Innate Response

This web page was produced as an assignment for an undergraduate course at Davidson College.

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The innate immune system is the body’s first response to infection. When the body is breached by a pathogen, cells called leukocytes engulf, or phagocytose, the bacteria or virus. Since there is a wide range of viruses and bacteria, which are constantly evolving to escape their hosts’ defenses, leukocytes that would recognize specific pathogens would not be very effective when encountering a different type or strain of pathogen. Instead, leukocytes recognize general characteristics that are common to most pathogens, called pathogen-associated molecular patterns (PAMPs). This way, the body does not have to expend energy in generating and maintaining a wide variety of leukocytes that would quickly become obsolete in their fight against infection. Another type of innate immune cell, the natural killer (NK) cell, helps destroy papillomavirus-infected keratinocytes (Scott et al. 2001). NKs are more effective against infected cells in which the virus has begun to synthesize the L1 coat protein (Oldak et al. 2004).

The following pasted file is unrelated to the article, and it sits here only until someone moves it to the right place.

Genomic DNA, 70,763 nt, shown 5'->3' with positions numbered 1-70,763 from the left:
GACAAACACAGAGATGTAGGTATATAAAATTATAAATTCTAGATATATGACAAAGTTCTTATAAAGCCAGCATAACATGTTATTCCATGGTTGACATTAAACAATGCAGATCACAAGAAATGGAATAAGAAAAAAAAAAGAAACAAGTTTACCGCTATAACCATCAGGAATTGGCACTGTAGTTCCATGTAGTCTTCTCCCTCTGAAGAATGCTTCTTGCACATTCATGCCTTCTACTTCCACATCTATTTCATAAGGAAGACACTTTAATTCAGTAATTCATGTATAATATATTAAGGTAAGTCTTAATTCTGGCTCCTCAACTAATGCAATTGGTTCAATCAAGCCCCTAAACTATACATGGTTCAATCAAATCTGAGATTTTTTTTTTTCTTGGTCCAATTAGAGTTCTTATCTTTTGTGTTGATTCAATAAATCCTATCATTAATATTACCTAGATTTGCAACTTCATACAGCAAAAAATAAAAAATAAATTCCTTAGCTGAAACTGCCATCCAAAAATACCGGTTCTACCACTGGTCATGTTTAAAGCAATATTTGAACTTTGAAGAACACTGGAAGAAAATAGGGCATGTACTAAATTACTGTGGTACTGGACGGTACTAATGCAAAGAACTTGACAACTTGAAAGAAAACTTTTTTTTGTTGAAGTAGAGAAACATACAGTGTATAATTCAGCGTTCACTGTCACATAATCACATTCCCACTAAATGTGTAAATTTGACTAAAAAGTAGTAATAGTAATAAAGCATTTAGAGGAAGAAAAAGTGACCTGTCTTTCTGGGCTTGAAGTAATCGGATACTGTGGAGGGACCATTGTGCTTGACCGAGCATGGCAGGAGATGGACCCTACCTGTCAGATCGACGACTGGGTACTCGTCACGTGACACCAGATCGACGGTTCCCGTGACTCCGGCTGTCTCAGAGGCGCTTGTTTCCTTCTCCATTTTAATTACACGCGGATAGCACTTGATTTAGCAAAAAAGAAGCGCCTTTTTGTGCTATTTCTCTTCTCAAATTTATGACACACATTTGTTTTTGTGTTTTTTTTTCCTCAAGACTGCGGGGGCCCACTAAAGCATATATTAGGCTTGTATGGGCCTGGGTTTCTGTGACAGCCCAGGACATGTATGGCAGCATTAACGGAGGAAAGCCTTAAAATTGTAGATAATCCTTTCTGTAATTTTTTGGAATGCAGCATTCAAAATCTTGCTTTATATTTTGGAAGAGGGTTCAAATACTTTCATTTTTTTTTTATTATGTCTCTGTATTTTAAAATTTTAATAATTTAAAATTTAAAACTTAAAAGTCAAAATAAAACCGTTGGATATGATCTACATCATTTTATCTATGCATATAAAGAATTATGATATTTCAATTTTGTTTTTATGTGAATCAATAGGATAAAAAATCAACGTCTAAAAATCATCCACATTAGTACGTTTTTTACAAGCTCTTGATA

Upon recognizing the pathogen, leukocytes also release soluble chemical signals –cytokines – which signal other leukocytes, NK cells, and cells involved in adaptive immunity to move to the infection site. Cytokines produced by keratinocytes, namely class-1 interferons (IFN-α and -β), tumor necrosis factor (TNF), and transforming growth factor β (TGF-β), can slow or impede the papillomavirus’s growth through the autocrine signaling of the infected cell. As well, NKs must be activated by these and other cytokines in order to recognize infected cells; un-activated NKs do not appear to have an effect on most infected keratinocytes (Woodworth 2002). Research into these effects has shown, however, that the cytokines' inhibition ability fluctuates with the virus’s growth stage, although there is definite evidence that they lose their effectiveness once viral tumors become malignant. Malignant cells thus also resist NK destruction (Evans et al. 1993). The virus also attempts to evade these many effects of cytokines by downregulating their expression and secretion in the host cell (Scott et al. 2001).


© Copyright 2006 Department of Biology, Davidson College, Davidson, NC 28035
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